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Cancer Biol Ther. Author manuscript; available in PMC 2006 Oct 6.
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PMCID: PMC1592469

Proteasome Inhibitors-Mediated TRAIL Resensitization and Bik Accumulation


Proteasome inhibitors can resensitize cells that are resistant to tumors necrosis factor-related apoptotic-inducing ligand (TRAIL)-mediated apoptosis. However, the underlying mechanisms of this effect are unclear. To characterize the mechanisms of interaction between proteasome inhibitors and TRAIL protein, we evaluated the effects of combined treatment with the proteasome inhibitors bortezomib and MG132 and TRAIL protein on two TRAIL-resistant human colon cancer cell lines, DLD1-TRAIL/R and LOVO-TRAIL/R. Both bortezomib and MG132 in combination with TRAIL enhanced apoptotosis induction in these cells, as evidenced by enhanced cleavage of caspases 8, 9, and 3, Bid, poly (ADP-ribose) polymerase and by the release of cytochrome C and Smac. Subsequent studies showed that combined treatment with bortezomib or MG132 resulted in an increase of death receptor (DR) 5 and Bik at protein levels but had no effects on protein levels of DR4, Bax, Bak, Bcl-2, Bcl-XL, or Flice-inhibitory protein (FLIP). Moreover, c-Jun N-terminal kinase (JNK) is activated by these proteasome inhibitors. Blocking JNK activation with the JNK inhibitor SP600125 attenuated DR5 increase, but enhancement of apoptosis induction and increase of Bik protein were not affected. However, bortezomib-mediated TRAIL sensitization was partially blocked by using siRNA to knockdown Bik. Thus, our data suggests that accumulation of Bik may be critical for proteasome inhibitor-mediated re-sensitization of TRAIL.

Keywords: Proteasome inhibitor, bortezomib, PS-341, tumor necrosis factor-related apoptotic-inducing ligand (TRAIL), resistance, death receptor 5, Bik


Various studies have demonstrated that some cancer cells are resistant to tumor necrosis factor-related apoptosis-inducing ligand (TRAIL); a potential new antitumor agent 13. Fortunately, a growing body of evidence has shown that combining TRAIL with conventional chemotherapy or other agents can lead to enhanced apoptosis induction in TRAIL-resistant cancer cells. For example, some chemotherapeutic agents e.g., 5-fluorouracil, mitomycin, cisplatin, apoptotic genes e.g., Bax, p53, siRNA for antiapoptotic genes e.g., Bcl-2, XIAP, survivin etc, XIAP antagonists, and proteasome inhibitors have been shown to be able to overcome the cells’ resistance to TRAIL 47.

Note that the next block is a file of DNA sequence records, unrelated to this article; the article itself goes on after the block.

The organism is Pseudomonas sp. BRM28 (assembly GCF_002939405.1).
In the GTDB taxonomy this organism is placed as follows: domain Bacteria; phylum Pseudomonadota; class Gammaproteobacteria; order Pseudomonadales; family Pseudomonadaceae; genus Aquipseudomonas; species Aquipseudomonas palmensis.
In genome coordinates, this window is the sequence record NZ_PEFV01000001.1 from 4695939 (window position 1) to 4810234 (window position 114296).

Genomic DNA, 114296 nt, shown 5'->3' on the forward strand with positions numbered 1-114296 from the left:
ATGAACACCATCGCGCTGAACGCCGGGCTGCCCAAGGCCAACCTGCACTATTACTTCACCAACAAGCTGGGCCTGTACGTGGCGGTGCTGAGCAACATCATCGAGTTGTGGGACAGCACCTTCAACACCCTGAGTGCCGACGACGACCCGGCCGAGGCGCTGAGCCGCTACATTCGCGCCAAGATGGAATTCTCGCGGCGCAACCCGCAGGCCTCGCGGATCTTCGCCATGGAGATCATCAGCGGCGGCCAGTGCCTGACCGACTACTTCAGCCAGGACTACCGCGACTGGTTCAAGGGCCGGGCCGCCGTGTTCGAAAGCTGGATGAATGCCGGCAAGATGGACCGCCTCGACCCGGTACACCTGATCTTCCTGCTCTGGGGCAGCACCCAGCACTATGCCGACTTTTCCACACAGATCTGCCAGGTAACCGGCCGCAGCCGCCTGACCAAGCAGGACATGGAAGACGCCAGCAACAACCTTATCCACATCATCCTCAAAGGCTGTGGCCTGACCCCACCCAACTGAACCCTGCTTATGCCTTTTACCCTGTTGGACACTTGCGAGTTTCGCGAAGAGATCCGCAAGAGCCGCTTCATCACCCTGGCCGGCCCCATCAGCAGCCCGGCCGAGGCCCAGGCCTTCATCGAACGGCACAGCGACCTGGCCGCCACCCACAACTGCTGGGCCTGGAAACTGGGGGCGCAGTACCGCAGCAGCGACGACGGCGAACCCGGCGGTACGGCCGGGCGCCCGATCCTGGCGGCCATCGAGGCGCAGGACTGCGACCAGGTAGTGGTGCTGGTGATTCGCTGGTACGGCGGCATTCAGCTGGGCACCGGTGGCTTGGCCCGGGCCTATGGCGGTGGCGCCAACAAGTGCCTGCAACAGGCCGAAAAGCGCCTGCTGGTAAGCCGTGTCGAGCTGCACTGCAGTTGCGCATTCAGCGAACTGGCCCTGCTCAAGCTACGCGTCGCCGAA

However, the underlying mechanisms of the resensitization of TRAIL-induced apoptosis by some proteasome inhibitors, such as calpain inhibitor I, remain unclear 7. Moreover, several recent studies have demonstrated that proteasome inhibitors can overcome resistance to TRAIL in cancer cells of blood, colon, prostate, and bladder origin by different mechanisms, including upregulation of death receptor (DR) 4 and DR5, downregulation of Flice inhibitory protein (FLIP), and inhibition of NFκB activation 811.

We recently found that PS-341 and other proteasome inhibitors induced marked accumulations of Bik, a proapoptotic Bcl2 family member, in cancer cells and in normal cells that correlate with apoptosis induction by proteasome inhibitors in those cells 12. PS-341 mediated Bik accumulation is independent of p53 status and NFκB activity. Because PS-341 (bortezomib) was recently approved by the United States Food and Drug Administration for cancer therapy 13, we therefore further investigate the mechanisms of interaction between proteasome inhibitors and TRAIL in TRAIL-resistant cells. We evaluated two proteasome inhibitors, bortezomib 14 and MG132 15, in colon cancer cell lines DLD1-TRAIL/R and LOVO-TRAIL/R and found that both inhibitors resensitized TRAIL-resistant cells to TRAIL. Our results also suggested that proteasome inhibitor-mediated-enhanced-apoptosis induction by TRAIL is due to upregulation of Bik rather than of DR5. This finding may increase our understanding of the interaction between proteasome inhibitors and TRAIL.


Cells and Cell Culture

DLD1-TRAIL/R and LOVO-TRAIL/R cells were selected from parental TRAIL-sensitive cells by repeated exposure to Ad/gTRAIL or TRAIL protein as reported previously 3. They were maintained in RPMI 1640 or Dulbecco’s modified Eagle’s medium supplemented with 10% (v/v) heat-inactivated fetal bovine serum, 1% glutamine, and 1X antibiotic-antimycotic mixture (Invitrogen, Carlsbad, CA, USA). All cells were cultured at 37°C in a humidified incubator containing 5% CO2.